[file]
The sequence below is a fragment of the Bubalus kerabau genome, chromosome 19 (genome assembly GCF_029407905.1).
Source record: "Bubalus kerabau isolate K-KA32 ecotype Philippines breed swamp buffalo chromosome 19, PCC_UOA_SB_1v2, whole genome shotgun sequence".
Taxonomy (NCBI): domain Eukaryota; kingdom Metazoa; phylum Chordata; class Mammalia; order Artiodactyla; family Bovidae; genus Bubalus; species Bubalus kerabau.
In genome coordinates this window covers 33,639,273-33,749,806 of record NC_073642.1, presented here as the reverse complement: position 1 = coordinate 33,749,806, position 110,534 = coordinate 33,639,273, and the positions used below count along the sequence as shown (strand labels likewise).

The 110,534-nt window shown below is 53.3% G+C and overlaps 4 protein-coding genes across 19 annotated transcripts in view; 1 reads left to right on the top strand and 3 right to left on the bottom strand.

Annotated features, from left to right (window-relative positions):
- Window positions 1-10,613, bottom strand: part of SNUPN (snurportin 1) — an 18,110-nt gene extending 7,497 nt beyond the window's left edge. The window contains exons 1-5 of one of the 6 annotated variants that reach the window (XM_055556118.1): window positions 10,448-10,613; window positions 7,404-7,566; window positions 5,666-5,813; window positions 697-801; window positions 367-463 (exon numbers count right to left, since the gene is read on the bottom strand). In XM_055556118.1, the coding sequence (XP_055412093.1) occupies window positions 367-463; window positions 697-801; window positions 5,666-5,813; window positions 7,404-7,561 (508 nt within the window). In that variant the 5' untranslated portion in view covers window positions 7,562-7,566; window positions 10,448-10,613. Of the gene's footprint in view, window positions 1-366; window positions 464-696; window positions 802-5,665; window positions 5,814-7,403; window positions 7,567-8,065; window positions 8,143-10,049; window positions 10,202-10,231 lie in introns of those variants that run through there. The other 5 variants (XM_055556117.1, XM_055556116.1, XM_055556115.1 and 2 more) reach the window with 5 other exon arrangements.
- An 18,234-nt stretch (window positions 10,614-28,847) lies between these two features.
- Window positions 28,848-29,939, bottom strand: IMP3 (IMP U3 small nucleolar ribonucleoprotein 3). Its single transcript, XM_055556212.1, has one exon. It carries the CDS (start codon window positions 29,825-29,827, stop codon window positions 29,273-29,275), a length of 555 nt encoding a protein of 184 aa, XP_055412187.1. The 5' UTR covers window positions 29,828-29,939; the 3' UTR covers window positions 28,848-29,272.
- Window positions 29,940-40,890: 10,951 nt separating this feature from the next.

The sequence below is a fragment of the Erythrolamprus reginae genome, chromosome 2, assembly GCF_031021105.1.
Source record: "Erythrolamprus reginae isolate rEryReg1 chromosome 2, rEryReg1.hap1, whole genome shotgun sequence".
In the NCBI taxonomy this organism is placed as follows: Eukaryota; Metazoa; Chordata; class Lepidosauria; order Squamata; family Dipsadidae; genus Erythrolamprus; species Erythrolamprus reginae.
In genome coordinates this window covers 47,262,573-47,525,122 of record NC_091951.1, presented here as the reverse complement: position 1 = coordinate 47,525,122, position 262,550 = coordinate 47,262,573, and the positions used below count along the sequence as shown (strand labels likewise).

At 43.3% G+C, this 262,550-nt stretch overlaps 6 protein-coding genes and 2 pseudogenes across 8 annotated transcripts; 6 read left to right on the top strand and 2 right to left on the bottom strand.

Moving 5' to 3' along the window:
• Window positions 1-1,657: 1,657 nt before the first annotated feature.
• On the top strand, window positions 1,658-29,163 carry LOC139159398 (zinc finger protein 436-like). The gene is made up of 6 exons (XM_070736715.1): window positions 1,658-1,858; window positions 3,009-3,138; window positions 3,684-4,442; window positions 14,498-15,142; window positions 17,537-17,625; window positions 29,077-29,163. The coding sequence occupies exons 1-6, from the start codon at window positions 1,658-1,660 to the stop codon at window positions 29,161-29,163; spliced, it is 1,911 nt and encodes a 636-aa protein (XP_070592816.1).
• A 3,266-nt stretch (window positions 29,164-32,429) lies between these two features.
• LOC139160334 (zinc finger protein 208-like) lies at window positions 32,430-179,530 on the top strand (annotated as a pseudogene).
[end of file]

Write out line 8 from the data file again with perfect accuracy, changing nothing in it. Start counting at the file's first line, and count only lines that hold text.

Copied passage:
- An 18,234-nt stretch (window positions 10,614-28,847) lies between these two features.